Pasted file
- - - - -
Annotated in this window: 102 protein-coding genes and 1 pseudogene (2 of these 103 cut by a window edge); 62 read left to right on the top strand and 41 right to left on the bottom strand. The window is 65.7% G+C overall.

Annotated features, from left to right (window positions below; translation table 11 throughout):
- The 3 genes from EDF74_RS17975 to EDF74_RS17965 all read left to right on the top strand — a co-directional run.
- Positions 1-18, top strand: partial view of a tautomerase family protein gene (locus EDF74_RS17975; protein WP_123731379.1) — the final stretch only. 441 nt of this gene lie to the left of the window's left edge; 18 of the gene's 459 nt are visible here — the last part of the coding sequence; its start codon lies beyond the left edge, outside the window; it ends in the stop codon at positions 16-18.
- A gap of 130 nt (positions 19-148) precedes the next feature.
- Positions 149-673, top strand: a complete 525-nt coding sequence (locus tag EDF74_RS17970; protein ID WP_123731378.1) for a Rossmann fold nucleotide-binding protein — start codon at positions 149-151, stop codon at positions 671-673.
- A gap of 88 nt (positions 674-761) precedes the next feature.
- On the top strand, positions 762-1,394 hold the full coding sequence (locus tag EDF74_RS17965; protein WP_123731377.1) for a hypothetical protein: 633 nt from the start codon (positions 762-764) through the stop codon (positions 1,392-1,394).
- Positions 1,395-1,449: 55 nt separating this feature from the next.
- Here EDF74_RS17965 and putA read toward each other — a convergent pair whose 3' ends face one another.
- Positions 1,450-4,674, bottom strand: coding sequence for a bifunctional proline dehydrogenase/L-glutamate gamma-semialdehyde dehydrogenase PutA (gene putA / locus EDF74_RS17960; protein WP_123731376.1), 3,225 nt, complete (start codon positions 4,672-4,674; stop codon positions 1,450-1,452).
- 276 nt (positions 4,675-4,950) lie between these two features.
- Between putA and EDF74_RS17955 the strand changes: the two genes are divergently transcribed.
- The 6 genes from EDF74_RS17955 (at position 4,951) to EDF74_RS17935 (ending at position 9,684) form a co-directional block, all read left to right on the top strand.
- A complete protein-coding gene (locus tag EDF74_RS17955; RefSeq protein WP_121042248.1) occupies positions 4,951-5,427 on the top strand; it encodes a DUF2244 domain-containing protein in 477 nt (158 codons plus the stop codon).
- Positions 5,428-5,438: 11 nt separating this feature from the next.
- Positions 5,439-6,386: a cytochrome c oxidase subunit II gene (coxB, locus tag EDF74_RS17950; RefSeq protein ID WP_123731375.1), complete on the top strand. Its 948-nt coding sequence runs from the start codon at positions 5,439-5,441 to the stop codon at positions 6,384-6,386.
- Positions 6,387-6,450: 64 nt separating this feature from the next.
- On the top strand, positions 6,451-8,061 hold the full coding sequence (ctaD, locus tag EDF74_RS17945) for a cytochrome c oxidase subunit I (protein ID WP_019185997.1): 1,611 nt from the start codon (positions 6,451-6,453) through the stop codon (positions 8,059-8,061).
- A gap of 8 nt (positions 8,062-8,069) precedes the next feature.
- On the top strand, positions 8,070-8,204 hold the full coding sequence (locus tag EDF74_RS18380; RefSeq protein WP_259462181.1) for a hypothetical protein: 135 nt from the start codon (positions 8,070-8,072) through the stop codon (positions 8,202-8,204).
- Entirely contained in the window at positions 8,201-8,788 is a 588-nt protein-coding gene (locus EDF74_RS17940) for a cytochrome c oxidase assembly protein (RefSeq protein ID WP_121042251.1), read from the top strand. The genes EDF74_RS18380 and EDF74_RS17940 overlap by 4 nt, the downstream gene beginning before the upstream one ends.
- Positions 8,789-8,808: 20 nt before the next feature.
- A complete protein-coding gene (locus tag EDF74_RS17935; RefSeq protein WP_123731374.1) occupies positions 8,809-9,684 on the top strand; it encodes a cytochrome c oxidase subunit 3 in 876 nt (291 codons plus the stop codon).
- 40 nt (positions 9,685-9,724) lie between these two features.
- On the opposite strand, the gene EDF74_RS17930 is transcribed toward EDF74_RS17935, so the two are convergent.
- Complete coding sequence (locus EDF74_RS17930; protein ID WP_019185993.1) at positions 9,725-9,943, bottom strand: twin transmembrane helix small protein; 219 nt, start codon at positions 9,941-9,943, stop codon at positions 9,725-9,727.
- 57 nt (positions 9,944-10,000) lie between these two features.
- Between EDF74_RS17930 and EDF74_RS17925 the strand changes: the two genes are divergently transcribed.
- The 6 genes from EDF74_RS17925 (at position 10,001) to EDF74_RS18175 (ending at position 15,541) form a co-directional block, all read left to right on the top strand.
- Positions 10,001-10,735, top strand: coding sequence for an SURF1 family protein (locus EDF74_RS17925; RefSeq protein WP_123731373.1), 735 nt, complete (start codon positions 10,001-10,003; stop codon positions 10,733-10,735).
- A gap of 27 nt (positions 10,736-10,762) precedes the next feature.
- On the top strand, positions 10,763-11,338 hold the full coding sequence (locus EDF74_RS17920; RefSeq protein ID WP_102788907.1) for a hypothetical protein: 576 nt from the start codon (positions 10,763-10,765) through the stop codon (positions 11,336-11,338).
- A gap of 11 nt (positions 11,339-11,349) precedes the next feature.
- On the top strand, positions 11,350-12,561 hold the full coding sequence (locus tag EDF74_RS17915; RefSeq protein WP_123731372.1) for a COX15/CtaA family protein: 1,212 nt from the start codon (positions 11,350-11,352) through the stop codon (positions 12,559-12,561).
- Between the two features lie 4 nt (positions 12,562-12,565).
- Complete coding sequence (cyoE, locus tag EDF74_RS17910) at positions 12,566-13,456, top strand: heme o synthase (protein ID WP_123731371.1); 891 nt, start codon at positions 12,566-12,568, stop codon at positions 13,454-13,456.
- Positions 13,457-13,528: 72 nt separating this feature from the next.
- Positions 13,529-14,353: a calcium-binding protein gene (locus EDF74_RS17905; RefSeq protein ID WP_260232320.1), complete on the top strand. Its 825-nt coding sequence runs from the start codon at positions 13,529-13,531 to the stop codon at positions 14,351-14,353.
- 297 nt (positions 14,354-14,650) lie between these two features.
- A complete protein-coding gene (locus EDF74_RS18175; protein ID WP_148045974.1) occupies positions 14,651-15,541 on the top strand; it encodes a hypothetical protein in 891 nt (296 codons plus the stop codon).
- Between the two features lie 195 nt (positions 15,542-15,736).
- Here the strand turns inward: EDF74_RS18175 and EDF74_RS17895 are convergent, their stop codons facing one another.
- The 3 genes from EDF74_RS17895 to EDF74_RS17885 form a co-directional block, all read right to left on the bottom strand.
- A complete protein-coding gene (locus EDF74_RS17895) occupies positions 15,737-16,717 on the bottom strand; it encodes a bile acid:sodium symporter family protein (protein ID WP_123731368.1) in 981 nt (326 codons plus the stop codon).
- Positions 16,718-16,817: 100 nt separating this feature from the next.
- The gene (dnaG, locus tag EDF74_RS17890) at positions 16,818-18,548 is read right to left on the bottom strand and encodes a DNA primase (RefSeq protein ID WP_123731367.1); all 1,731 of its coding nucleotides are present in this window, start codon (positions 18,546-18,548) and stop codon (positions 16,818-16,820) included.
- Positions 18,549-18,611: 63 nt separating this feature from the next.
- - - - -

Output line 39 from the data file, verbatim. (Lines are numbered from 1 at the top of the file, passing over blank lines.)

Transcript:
- Positions 13,529-14,353: a calcium-binding protein gene (locus EDF74_RS17905; RefSeq protein ID WP_260232320.1), complete on the top strand. Its 825-nt coding sequence runs from the start codon at positions 13,529-13,531 to the stop codon at positions 14,351-14,353.